Dec 082017
Program to change the size of DOS 2.0's enviroment space.
File ENVSIZE.ZIP from The Programmer’s Corner in
Category Utilities for DOS and Windows Machines
Program to change the size of DOS 2.0’s enviroment space.
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Contents of the ENVSIZE.DOC file


Environment size control and display

Documentation File

A shareware product provided by:

Charles P. Scott / Team Alpha
519 Garden Springs Dr.
Mt. Sterling, KY 40353

(C) Copyright Charles P. Scott / Team Alpha, 1986
All rights reserved


Limitations on use and distribution

This product is being distributed as shareware. This means that it
can and should be distributed by any user who possesses a legitimate,

unmodified copy and follows a few simple rules.
At Team Alpha there are other products in the works which I hope
will relieve some of the frustration of working with a PC. Needless to
say, those products are somewhat more time consuming to create then
ENVSIZE and will unfortunatly take some months yet. In the time untill
they are available the facilities which have been created along the
way could be getting some use by those who can use them. This gives
others a chance to benifit and provides some contact for me with the
users who will eventually be evaluating my other products. To this end
my requests are simply:

A. If you find this program and the information contained in the
documentation of some value to you then please send fill out
the registration form at the back of this document and send to:

Charles P. Scott / Team Alpha
519 Garden Springs Dr.
Mt. Sterling, KY 40353

Or through Compuserve ( ID: 76556,3335 )
{ Of course any small donations would be appreciated. }

B. You may not charge any fee for this software or for it's
distribution. This includes a "DISK FEE" or similar charge.

C. You may not distribute any modified copy of this software or
it's documentation as the results may somehow end up reflecting
on my products.

D. You may not copy or reproduce the documentation for any other
propose than as a reference for a single legitimate user.

E. You may not distribute this software or documentation as a part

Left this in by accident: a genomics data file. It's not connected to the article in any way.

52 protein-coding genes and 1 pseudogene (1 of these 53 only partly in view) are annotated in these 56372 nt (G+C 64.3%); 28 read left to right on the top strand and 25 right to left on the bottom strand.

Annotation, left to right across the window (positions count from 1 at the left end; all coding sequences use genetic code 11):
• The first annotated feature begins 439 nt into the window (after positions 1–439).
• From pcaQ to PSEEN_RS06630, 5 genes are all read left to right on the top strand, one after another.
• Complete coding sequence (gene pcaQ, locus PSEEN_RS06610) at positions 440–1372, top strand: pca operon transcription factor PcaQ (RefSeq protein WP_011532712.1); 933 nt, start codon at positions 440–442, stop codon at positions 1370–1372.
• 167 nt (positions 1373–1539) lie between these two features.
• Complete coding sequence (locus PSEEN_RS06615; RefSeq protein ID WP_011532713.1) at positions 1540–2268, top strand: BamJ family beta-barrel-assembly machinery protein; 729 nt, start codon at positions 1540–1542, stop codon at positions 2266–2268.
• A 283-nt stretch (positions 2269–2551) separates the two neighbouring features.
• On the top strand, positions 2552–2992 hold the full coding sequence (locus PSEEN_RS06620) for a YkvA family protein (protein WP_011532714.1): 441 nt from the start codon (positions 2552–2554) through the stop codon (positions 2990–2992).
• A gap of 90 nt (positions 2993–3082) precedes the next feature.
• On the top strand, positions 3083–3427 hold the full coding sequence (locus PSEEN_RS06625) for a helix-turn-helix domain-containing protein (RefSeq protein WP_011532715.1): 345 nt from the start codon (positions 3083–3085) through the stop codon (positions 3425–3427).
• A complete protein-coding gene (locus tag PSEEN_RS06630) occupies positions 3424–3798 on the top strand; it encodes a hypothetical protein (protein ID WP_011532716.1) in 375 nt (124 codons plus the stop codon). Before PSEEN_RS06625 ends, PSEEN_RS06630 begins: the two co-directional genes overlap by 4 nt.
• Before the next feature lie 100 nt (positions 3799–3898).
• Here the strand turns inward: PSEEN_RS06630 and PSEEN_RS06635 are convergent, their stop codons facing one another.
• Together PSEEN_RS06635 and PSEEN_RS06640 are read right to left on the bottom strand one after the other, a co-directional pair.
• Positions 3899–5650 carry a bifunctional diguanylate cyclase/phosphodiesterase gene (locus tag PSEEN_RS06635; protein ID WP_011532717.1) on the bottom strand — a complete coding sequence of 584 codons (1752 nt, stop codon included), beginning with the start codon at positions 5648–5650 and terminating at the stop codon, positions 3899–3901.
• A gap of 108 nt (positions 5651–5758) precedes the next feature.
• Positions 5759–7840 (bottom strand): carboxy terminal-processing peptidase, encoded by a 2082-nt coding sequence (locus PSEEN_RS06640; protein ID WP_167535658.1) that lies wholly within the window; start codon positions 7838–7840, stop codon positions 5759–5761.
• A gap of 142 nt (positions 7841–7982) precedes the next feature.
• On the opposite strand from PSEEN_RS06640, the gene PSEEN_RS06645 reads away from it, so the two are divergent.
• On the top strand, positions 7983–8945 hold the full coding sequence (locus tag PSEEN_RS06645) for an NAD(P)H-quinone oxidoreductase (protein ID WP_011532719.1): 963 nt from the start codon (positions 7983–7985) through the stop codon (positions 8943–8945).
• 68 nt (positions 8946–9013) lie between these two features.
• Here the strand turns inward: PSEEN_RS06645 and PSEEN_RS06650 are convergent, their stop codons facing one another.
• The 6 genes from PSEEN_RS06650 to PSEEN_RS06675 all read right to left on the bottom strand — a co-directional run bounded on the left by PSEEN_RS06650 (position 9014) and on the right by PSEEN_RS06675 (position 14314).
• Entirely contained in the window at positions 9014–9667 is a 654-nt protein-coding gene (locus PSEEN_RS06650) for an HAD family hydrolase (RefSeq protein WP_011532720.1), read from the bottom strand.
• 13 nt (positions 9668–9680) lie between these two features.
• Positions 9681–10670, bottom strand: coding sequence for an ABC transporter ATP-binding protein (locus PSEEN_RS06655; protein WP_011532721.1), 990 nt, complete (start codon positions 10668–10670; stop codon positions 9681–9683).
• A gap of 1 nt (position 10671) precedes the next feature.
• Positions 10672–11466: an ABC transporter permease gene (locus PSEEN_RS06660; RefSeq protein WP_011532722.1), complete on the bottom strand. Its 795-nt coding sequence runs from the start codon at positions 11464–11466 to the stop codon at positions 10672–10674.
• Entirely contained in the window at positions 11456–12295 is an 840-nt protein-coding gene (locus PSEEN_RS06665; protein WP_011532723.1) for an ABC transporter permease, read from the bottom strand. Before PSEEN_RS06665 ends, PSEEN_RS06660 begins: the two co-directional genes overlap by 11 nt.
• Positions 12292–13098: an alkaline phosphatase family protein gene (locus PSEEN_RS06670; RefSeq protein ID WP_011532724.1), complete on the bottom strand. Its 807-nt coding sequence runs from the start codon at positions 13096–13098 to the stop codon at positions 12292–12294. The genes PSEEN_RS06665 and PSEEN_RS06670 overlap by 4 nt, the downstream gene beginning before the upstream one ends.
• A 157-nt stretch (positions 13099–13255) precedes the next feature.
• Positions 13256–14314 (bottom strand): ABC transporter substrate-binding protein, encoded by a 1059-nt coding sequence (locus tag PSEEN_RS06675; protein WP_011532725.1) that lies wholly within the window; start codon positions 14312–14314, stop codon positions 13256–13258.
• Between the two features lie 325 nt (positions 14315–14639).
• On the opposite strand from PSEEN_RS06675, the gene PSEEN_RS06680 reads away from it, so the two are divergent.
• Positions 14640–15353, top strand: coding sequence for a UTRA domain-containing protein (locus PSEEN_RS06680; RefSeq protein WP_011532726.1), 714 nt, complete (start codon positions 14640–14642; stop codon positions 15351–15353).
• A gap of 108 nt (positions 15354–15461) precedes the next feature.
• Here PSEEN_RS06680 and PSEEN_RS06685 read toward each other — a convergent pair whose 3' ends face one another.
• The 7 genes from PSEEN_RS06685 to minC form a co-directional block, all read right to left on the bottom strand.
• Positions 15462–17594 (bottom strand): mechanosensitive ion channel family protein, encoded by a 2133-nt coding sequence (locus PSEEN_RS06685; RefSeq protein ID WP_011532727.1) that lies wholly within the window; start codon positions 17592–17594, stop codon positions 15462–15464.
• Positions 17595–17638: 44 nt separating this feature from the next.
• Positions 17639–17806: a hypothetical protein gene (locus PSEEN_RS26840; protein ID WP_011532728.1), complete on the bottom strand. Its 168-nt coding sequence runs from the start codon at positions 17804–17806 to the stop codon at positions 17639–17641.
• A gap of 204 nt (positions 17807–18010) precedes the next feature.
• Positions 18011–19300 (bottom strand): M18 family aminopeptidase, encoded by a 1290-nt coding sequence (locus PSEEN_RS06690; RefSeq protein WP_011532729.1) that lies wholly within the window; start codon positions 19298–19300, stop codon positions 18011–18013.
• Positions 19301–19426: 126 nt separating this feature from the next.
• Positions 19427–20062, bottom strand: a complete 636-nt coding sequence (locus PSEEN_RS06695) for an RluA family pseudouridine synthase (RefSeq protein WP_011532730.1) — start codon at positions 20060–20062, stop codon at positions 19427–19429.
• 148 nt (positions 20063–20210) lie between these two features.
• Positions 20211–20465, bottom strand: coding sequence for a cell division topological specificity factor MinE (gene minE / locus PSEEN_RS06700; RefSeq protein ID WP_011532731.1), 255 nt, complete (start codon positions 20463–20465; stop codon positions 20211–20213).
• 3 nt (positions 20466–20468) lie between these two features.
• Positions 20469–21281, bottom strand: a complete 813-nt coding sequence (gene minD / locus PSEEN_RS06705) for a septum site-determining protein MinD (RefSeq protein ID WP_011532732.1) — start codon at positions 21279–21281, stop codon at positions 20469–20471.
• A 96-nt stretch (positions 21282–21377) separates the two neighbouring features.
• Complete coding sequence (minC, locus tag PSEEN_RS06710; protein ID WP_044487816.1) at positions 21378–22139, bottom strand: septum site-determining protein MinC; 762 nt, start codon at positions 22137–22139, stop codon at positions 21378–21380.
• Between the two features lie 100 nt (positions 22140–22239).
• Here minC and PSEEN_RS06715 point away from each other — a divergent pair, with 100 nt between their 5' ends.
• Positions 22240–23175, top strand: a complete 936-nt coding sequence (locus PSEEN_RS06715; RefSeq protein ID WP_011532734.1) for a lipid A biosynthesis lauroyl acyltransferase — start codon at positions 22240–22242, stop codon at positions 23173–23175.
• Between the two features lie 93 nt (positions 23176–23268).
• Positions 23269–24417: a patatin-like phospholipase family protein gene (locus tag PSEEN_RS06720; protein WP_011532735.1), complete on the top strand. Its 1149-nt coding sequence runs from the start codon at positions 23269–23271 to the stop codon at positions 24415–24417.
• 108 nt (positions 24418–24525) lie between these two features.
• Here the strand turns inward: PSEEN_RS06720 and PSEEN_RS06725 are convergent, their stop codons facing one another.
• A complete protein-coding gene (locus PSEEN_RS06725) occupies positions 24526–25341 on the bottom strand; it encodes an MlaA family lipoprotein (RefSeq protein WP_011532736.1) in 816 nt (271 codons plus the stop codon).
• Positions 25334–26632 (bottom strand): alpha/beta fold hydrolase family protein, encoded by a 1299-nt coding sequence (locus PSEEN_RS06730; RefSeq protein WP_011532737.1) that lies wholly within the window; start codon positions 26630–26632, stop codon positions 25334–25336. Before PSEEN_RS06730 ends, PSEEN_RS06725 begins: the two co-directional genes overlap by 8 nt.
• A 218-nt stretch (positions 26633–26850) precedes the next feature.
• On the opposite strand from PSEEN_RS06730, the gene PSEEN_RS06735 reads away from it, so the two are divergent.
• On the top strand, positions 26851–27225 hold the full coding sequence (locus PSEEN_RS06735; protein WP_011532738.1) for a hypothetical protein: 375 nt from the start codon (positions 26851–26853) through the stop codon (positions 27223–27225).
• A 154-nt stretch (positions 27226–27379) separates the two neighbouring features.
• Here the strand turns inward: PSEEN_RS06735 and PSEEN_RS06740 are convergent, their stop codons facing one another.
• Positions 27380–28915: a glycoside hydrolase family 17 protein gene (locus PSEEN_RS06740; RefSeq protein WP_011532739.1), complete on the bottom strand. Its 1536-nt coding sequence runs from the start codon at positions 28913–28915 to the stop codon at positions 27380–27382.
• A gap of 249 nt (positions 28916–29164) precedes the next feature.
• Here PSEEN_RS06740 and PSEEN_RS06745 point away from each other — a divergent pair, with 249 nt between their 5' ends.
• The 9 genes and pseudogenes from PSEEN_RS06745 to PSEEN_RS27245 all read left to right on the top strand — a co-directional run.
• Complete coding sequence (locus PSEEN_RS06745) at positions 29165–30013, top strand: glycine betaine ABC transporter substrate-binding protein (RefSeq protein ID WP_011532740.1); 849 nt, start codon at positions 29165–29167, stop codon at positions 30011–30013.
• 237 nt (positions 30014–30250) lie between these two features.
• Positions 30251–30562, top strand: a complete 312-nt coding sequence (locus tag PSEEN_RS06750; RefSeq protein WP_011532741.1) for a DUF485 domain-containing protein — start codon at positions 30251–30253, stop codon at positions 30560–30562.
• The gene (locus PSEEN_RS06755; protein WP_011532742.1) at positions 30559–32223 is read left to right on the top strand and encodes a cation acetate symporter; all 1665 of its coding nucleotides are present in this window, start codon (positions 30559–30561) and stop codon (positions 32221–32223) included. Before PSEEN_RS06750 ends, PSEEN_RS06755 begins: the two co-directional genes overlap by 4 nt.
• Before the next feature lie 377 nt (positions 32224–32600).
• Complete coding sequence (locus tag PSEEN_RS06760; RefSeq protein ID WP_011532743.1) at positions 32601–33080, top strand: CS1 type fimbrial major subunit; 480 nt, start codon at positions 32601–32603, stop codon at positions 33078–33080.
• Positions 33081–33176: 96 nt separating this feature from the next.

of any comercial package or for corporate or institutional

I'm realy not as bad as it seems from all this. If you have a use
for ENVSIZE which does not conform to the above restrictions, please
contact me at the above address or call (606) 498-0181 during business

Since the Shareware concept was first introduced it has been very
successful in distributing a wide variety of first class software and
rewarding the authors who participate. Please take the time to
distribute this software by passing it on in it's complete and
original form to other "Computerists" and bulletin board systems.


If you would please bear with me, I would like to explain a bit
about how this program came to be and why I chose this method of
distribution. It seems that I have been struggling with the
environment ever since installing the hard disk in my Deskpro and
needed to achieve some degree of automation and control over the large
number of programs and utilities. This all came to a crytical point
when I installed my EGA and extended memory card which, so to put it,
caught MS-DOS with it's pants down. The stop-gap patches I had made to
COMMAND.COM which got me this far down the path to ruin became
unreliable at best and a better solution was required. The technical
reasons for all this are described later in this document and should
prove to be enlightening for the more casual users. (You hard core
computerists already have bruises on your forehead) So to further the
cause I entered another interrupt level in my work and created

Charles P. Scott / Team Alpha


Table of Contents

1. Overview of Parameters and the Environment